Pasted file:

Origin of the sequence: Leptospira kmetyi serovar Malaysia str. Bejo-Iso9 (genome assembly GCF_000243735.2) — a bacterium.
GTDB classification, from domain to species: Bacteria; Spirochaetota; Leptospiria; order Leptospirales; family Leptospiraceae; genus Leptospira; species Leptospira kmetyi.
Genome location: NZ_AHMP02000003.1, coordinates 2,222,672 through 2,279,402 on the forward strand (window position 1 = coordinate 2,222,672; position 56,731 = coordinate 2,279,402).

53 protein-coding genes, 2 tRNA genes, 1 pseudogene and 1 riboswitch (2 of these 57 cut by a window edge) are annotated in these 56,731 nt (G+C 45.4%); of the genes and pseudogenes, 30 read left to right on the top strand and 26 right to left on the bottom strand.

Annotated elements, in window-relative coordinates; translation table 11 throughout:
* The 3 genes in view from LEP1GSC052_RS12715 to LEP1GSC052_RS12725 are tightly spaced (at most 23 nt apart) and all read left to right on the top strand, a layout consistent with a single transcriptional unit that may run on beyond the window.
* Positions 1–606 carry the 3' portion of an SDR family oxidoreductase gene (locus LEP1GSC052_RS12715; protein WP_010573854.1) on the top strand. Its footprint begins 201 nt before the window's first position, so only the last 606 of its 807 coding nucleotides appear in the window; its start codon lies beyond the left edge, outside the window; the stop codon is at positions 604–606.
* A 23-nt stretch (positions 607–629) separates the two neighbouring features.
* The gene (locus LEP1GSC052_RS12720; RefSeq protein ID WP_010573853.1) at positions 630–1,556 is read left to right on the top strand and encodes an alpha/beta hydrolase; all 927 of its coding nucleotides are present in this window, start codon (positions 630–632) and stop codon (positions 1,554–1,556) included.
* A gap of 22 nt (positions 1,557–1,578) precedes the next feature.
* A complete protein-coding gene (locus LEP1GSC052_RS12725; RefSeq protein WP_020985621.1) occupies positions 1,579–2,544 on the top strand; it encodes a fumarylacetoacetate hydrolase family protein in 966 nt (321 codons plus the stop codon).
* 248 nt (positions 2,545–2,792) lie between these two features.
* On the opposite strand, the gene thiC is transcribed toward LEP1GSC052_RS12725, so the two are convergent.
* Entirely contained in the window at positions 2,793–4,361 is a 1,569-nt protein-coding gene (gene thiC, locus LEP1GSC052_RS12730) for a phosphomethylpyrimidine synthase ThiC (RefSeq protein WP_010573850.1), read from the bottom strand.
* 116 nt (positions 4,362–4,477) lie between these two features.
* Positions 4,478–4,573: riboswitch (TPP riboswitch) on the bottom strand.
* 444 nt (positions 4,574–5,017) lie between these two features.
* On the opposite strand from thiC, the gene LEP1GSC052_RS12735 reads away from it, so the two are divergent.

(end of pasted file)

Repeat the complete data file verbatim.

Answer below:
Origin of the sequence: Leptospira kmetyi serovar Malaysia str. Bejo-Iso9 (genome assembly GCF_000243735.2) — a bacterium.
GTDB classification, from domain to species: Bacteria; Spirochaetota; Leptospiria; order Leptospirales; family Leptospiraceae; genus Leptospira; species Leptospira kmetyi.
Genome location: NZ_AHMP02000003.1, coordinates 2,222,672 through 2,279,402 on the forward strand (window position 1 = coordinate 2,222,672; position 56,731 = coordinate 2,279,402).

53 protein-coding genes, 2 tRNA genes, 1 pseudogene and 1 riboswitch (2 of these 57 cut by a window edge) are annotated in these 56,731 nt (G+C 45.4%); of the genes and pseudogenes, 30 read left to right on the top strand and 26 right to left on the bottom strand.

Annotated elements, in window-relative coordinates; translation table 11 throughout:
* The 3 genes in view from LEP1GSC052_RS12715 to LEP1GSC052_RS12725 are tightly spaced (at most 23 nt apart) and all read left to right on the top strand, a layout consistent with a single transcriptional unit that may run on beyond the window.
* Positions 1–606 carry the 3' portion of an SDR family oxidoreductase gene (locus LEP1GSC052_RS12715; protein WP_010573854.1) on the top strand. Its footprint begins 201 nt before the window's first position, so only the last 606 of its 807 coding nucleotides appear in the window; its start codon lies beyond the left edge, outside the window; the stop codon is at positions 604–606.
* A 23-nt stretch (positions 607–629) separates the two neighbouring features.
* The gene (locus LEP1GSC052_RS12720; RefSeq protein ID WP_010573853.1) at positions 630–1,556 is read left to right on the top strand and encodes an alpha/beta hydrolase; all 927 of its coding nucleotides are present in this window, start codon (positions 630–632) and stop codon (positions 1,554–1,556) included.
* A gap of 22 nt (positions 1,557–1,578) precedes the next feature.
* A complete protein-coding gene (locus LEP1GSC052_RS12725; RefSeq protein WP_020985621.1) occupies positions 1,579–2,544 on the top strand; it encodes a fumarylacetoacetate hydrolase family protein in 966 nt (321 codons plus the stop codon).
* 248 nt (positions 2,545–2,792) lie between these two features.
* On the opposite strand, the gene thiC is transcribed toward LEP1GSC052_RS12725, so the two are convergent.
* Entirely contained in the window at positions 2,793–4,361 is a 1,569-nt protein-coding gene (gene thiC, locus LEP1GSC052_RS12730) for a phosphomethylpyrimidine synthase ThiC (RefSeq protein WP_010573850.1), read from the bottom strand.
* 116 nt (positions 4,362–4,477) lie between these two features.
* Positions 4,478–4,573: riboswitch (TPP riboswitch) on the bottom strand.
* 444 nt (positions 4,574–5,017) lie between these two features.
* On the opposite strand from thiC, the gene LEP1GSC052_RS12735 reads away from it, so the two are divergent.